Protect Your Property From Storm Damage

storm damage

The weather’s been a little wet and wild recently, so protecting our property from storm damage shouldn’t be too far from our minds.

Storms can wreak havoc on both our homes and gardens, damaging plants, fencing and roof tiles — as well as leaving us with dangerous and slippery surfaces.

But while we can’t control the weather, we can take some simple steps to minimise the damage caused by the elements.

Store away your essentials

Protect your garden essentials from wintry storms by storing tools in a shed or a weatherproof garden storage unit.

It might sound obvious, but an empty shed is easily blown around by the wind. If you haven’t got enough to fill it, try a few paving slabs or even a bag of sand to help weigh it down.

Make sure any electrical power tools are raised from the ground — for instance on a shelf or in a plastic storage box. This will help prevent damage should the shed flood or leak.

Get on the fence

Sometimes a source of angst between neighbours, it’s important to know who is responsible for which fence, and how it can be fixing in the event of damage.

Storms are the prime time for this argument to ignite, so it’s best to get your ducks in a row if you know bad weather is on the horizon.

Check your title deeds to see if there is an existing boundary outlined.

If not, you can amicably make a new boundary agreement with your neighbours and save yourself any future issues.

Safeguard your greenhouse

If you own a greenhouse, it probably takes pride of place in your garden. So it needs to be protected!

To prepare, check your greenhouse for signs of weakness and broken glass panels. These are most likely to fall victim to strong winds.

If your glass is held in with clips, we recommend using silicone sealant to secure them.

It’s also important to make sure your greenhouse is anchored down to the floor as securely as possible with bolts, whether it’s on slabs, concrete or a metal frame.

Your greenhouse is usually included in your home insurance, but make sure to check this.

No greenhouse manufacturer is likely to give guarantees against storm damage.

Check your roof

Your home’s roof is exposed to all the elements, 365 days per year.

At the beginning of winter (and before spring comes around), it’s good practice to check your roof. But don’t go climbing up a ladder yourself!

Inspect it for any damage from the ground, as well as from inside the loft.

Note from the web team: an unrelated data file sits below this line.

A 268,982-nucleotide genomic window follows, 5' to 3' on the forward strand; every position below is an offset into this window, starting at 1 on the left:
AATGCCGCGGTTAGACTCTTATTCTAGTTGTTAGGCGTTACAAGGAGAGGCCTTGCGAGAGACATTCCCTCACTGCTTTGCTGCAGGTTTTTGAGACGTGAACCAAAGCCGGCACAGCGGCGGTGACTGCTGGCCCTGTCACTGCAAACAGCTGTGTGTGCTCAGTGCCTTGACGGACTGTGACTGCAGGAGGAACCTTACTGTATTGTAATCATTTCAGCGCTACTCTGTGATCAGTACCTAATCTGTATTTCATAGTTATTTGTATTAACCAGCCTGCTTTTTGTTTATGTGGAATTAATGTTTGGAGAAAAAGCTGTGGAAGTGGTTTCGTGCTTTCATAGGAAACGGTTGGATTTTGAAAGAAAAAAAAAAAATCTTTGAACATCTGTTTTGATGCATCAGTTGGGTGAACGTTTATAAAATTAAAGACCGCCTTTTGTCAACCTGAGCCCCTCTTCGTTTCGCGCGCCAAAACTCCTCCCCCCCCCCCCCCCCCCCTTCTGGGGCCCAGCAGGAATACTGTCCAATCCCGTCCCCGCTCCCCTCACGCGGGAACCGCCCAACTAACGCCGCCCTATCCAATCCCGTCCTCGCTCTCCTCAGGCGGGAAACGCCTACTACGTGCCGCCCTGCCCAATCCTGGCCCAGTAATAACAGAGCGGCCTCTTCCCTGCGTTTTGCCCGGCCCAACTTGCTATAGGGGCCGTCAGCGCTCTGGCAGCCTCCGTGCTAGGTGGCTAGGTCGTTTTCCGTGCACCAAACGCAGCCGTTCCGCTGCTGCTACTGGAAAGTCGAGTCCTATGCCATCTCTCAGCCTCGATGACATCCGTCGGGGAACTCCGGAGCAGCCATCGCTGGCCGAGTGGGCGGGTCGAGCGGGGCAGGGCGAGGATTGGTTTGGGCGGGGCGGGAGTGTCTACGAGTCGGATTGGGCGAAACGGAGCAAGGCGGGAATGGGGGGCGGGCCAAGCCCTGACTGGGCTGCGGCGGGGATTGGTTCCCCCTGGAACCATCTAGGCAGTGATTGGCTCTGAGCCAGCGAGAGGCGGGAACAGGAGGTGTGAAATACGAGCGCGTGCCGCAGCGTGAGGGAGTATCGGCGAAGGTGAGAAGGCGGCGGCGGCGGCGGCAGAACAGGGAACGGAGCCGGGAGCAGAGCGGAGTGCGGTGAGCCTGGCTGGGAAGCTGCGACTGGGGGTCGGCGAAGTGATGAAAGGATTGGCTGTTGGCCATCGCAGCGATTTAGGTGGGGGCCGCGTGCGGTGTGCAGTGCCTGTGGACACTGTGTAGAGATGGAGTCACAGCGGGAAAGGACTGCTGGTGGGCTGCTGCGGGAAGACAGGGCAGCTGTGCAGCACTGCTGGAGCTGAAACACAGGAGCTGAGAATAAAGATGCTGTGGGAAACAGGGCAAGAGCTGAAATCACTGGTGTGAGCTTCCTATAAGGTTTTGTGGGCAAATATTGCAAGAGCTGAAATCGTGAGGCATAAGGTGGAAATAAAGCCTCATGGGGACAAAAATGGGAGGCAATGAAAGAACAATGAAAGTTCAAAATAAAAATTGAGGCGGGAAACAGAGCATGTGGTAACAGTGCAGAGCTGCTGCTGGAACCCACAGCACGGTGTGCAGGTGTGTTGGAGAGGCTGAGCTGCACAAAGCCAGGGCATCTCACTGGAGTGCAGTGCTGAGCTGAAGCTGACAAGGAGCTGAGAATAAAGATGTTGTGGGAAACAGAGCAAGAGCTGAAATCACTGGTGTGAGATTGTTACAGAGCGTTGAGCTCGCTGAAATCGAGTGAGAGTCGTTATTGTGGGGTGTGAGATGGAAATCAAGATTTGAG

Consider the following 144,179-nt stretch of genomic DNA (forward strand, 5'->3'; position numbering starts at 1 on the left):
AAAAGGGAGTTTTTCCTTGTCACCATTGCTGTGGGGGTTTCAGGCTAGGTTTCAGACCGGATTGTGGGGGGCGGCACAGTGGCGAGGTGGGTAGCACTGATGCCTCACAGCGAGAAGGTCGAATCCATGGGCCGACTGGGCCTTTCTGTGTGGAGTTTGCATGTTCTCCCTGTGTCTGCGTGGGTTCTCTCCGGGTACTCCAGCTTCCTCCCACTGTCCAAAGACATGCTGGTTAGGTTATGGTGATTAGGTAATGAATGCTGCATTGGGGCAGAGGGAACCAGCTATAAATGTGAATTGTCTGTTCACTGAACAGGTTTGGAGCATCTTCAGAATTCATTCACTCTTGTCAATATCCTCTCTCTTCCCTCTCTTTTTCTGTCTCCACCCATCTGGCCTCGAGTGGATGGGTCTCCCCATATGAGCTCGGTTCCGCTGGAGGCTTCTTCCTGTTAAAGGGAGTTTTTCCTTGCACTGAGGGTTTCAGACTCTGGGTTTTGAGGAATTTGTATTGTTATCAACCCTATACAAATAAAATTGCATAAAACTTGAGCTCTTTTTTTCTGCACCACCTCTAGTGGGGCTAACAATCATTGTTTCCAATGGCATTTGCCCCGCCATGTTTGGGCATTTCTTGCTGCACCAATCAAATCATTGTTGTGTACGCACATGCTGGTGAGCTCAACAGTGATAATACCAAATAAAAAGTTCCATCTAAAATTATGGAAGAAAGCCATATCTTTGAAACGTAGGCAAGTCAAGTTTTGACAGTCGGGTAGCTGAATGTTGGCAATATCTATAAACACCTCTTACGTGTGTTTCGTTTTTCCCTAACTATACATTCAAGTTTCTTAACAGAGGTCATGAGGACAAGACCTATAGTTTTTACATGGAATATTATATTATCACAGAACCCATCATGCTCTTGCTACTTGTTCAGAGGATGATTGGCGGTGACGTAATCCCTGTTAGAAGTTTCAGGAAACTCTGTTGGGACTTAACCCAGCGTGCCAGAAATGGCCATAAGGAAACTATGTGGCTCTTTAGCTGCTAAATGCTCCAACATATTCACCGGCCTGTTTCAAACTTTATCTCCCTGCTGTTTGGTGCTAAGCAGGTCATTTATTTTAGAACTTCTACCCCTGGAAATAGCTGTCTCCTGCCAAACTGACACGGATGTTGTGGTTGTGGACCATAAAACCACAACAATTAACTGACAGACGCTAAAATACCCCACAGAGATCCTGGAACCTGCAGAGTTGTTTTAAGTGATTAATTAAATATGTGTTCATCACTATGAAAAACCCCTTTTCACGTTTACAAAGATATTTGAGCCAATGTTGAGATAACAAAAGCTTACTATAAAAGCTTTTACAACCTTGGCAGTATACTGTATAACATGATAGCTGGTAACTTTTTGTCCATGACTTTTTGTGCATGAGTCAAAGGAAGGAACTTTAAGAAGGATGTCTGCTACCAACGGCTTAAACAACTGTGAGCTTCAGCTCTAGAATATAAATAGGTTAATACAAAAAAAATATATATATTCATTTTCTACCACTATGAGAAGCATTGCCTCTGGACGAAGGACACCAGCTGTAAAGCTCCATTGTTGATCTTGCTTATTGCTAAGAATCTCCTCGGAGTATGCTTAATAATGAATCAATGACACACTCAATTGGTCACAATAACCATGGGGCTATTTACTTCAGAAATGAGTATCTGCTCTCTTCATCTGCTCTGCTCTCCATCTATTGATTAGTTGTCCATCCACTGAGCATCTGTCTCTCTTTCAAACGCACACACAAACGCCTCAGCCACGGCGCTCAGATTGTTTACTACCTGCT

If you spot mould, missing tiles or signs of leakage, you should call a specialist.

Keeping your guttering clear is also a must, to ensure rainwater flows away from your property.

But we would always advise paying a professional!

Don’t forget windows and doors

Bear in mind that solid wood or hollow metal doors stand the strongest chance of braving high winds and keeping you safe.

You can also invest in draught-proof windows and doors, with a sealant you can buy at most DIY stores.

Make sure your entry doors are secured with a hinge and security lock.

Don’t forget to check your garage doors are securely shut and locked ahead of a storm.

Make sure your car is tucked safely away in the garage, too. No one wants a stray roof tile through their windscreen!

And if time gets the better of you . . .

If you’re caught by surprise, don’t fret — there are some last-minute steps you can take.

Place any potted plants or hanging baskets in a shed or garage to stop them flying around.

Failing that, group pots together and rest larger plants or trees on their side in a space shielded from the wind.

If a cold snap is forecast, disconnect your hose from the mains, empty any water features so ice can’t crack the pipes, and sprinkle your driveway with grit.

If the worst happens and your home or garden suffers storm damage, don’t try a rescue attempt during a storm.

Instead, stay safe and wait until the weather eases before making repairs.

Remember, “The People’s Friend” gives regular advice on subjects like travel, gardening, health and finance.

Iain McDonald

Iain is Digital Content Editor at the "Friend", making him responsible for managing flow of interesting and entertaining content on the magazine's website and social media channels.